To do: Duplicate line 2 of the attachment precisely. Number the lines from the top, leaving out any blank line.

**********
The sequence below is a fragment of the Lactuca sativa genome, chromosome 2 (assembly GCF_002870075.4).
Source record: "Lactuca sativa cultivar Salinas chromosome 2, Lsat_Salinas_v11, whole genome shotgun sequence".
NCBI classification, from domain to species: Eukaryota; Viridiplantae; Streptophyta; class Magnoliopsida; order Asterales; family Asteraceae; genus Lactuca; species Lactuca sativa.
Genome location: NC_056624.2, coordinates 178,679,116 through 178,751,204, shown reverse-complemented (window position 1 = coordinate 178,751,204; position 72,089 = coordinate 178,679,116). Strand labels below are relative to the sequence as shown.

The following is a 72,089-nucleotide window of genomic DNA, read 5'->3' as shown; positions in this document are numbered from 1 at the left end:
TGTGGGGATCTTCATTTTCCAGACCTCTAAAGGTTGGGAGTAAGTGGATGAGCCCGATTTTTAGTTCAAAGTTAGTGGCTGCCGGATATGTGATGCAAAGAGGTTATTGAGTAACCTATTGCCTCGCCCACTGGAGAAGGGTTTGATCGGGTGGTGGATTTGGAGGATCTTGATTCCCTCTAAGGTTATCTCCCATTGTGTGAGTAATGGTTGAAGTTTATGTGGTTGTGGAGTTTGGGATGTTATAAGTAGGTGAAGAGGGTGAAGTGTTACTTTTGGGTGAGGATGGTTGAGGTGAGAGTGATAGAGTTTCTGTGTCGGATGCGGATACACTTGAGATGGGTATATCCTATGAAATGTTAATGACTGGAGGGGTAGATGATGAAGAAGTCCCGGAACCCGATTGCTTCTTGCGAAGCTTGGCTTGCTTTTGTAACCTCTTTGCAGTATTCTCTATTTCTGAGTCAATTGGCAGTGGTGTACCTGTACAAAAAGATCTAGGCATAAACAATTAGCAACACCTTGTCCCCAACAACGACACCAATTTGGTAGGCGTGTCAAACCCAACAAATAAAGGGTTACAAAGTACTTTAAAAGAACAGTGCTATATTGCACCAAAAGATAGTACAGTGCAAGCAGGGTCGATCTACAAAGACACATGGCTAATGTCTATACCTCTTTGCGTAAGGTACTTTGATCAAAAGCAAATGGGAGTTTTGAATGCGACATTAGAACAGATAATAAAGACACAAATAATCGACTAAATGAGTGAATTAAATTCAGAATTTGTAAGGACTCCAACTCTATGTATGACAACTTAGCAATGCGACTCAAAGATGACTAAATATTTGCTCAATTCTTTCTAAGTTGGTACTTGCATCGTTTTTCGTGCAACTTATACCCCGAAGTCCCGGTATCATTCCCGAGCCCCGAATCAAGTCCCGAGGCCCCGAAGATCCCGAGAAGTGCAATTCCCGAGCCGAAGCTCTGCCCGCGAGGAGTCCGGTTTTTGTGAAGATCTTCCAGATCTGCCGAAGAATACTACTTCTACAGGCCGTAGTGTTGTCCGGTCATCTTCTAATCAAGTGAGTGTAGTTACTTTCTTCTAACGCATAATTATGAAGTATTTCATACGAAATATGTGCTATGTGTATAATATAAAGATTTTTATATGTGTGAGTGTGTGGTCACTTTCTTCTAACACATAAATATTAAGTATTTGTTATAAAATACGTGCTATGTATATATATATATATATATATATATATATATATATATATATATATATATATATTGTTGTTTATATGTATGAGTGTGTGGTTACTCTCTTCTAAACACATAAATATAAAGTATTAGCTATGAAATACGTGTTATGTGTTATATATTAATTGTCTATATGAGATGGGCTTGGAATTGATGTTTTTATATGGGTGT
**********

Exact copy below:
Source record: "Lactuca sativa cultivar Salinas chromosome 2, Lsat_Salinas_v11, whole genome shotgun sequence".